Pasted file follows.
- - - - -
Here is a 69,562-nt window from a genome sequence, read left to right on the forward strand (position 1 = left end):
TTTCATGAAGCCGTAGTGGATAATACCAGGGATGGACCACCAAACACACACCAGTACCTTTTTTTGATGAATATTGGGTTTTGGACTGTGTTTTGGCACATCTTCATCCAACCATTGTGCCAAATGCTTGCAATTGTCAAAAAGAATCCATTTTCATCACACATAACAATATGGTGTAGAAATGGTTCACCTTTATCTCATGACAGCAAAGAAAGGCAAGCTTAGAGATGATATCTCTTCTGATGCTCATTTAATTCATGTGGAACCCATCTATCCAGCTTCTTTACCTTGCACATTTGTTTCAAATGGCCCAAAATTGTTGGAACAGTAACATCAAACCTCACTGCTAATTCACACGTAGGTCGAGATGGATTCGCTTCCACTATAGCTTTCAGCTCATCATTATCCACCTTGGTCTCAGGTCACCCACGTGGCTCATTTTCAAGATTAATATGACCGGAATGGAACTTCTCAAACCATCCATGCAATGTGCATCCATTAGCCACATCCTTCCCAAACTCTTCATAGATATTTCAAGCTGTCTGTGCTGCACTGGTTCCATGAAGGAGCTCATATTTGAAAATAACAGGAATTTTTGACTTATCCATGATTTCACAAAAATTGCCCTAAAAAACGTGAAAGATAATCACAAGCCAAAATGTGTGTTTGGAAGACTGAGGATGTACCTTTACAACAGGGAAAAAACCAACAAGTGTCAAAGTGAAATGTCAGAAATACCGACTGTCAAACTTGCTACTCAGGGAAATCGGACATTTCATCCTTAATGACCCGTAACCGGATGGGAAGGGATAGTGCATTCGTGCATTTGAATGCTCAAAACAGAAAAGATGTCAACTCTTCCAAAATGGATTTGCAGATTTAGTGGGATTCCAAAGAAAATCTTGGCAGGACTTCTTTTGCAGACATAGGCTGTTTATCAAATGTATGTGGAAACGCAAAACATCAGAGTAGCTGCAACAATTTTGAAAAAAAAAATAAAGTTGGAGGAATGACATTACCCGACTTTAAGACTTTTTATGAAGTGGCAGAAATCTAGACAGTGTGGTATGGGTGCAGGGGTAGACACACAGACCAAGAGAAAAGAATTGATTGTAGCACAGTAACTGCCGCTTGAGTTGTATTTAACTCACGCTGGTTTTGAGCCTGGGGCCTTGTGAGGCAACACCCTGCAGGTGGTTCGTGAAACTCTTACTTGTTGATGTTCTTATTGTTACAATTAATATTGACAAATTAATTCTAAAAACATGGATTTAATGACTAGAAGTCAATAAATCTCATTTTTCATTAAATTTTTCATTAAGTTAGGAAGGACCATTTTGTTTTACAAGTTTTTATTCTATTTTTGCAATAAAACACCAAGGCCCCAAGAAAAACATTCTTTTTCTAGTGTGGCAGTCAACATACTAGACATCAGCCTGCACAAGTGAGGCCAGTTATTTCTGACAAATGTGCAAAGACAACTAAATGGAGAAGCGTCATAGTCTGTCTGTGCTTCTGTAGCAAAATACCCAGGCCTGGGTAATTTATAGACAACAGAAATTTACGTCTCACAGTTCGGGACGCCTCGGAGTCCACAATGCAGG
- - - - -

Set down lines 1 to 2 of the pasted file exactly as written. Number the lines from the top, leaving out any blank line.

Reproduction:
Here is a 69,562-nt window from a genome sequence, read left to right on the forward strand (position 1 = left end):
TTTCATGAAGCCGTAGTGGATAATACCAGGGATGGACCACCAAACACACACCAGTACCTTTTTTTGATGAATATTGGGTTTTGGACTGTGTTTTGGCACATCTTCATCCAACCATTGTGCCAAATGCTTGCAATTGTCAAAAAGAATCCATTTTCATCACACATAACAATATGGTGTAGAAATGGTTCACCTTTATCTCATGACAGCAAAGAAAGGCAAGCTTAGAGATGATATCTCTTCTGATGCTCATTTAATTCATGTGGAACCCATCTATCCAGCTTCTTTACCTTGCACATTTGTTTCAAATGGCCCAAAATTGTTGGAACAGTAACATCAAACCTCACTGCTAATTCACACGTAGGTCGAGATGGATTCGCTTCCACTATAGCTTTCAGCTCATCATTATCCACCTTGGTCTCAGGTCACCCACGTGGCTCATTTTCAAGATTAATATGACCGGAATGGAACTTCTCAAACCATCCATGCAATGTGCATCCATTAGCCACATCCTTCCCAAACTCTTCATAGATATTTCAAGCTGTCTGTGCTGCACTGGTTCCATGAAGGAGCTCATATTTGAAAATAACAGGAATTTTTGACTTATCCATGATTTCACAAAAATTGCCCTAAAAAACGTGAAAGATAATCACAAGCCAAAATGTGTGTTTGGAAGACTGAGGATGTACCTTTACAACAGGGAAAAAACCAACAAGTGTCAAAGTGAAATGTCAGAAATACCGACTGTCAAACTTGCTACTCAGGGAAATCGGACATTTCATCCTTAATGACCCGTAACCGGATGGGAAGGGATAGTGCATTCGTGCATTTGAATGCTCAAAACAGAAAAGATGTCAACTCTTCCAAAATGGATTTGCAGATTTAGTGGGATTCCAAAGAAAATCTTGGCAGGACTTCTTTTGCAGACATAGGCTGTTTATCAAATGTATGTGGAAACGCAAAACATCAGAGTAGCTGCAACAATTTTGAAAAAAAAAATAAAGTTGGAGGAATGACATTACCCGACTTTAAGACTTTTTATGAAGTGGCAGAAATCTAGACAGTGTGGTATGGGTGCAGGGGTAGACACACAGACCAAGAGAAAAGAATTGATTGTAGCACAGTAACTGCCGCTTGAGTTGTATTTAACTCACGCTGGTTTTGAGCCTGGGGCCTTGTGAGGCAACACCCTGCAGGTGGTTCGTGAAACTCTTACTTGTTGATGTTCTTATTGTTACAATTAATATTGACAAATTAATTCTAAAAACATGGATTTAATGACTAGAAGTCAATAAATCTCATTTTTCATTAAATTTTTCATTAAGTTAGGAAGGACCATTTTGTTTTACAAGTTTTTATTCTATTTTTGCAATAAAACACCAAGGCCCCAAGAAAAACATTCTTTTTCTAGTGTGGCAGTCAACATACTAGACATCAGCCTGCACAAGTGAGGCCAGTTATTTCTGACAAATGTGCAAAGACAACTAAATGGAGAAGCGTCATAGTCTGTCTGTGCTTCTGTAGCAAAATACCCAGGCCTGGGTAATTTATAGACAACAGAAATTTACGTCTCACAGTTCGGGACGCCTCGGAGTCCACAATGCAGG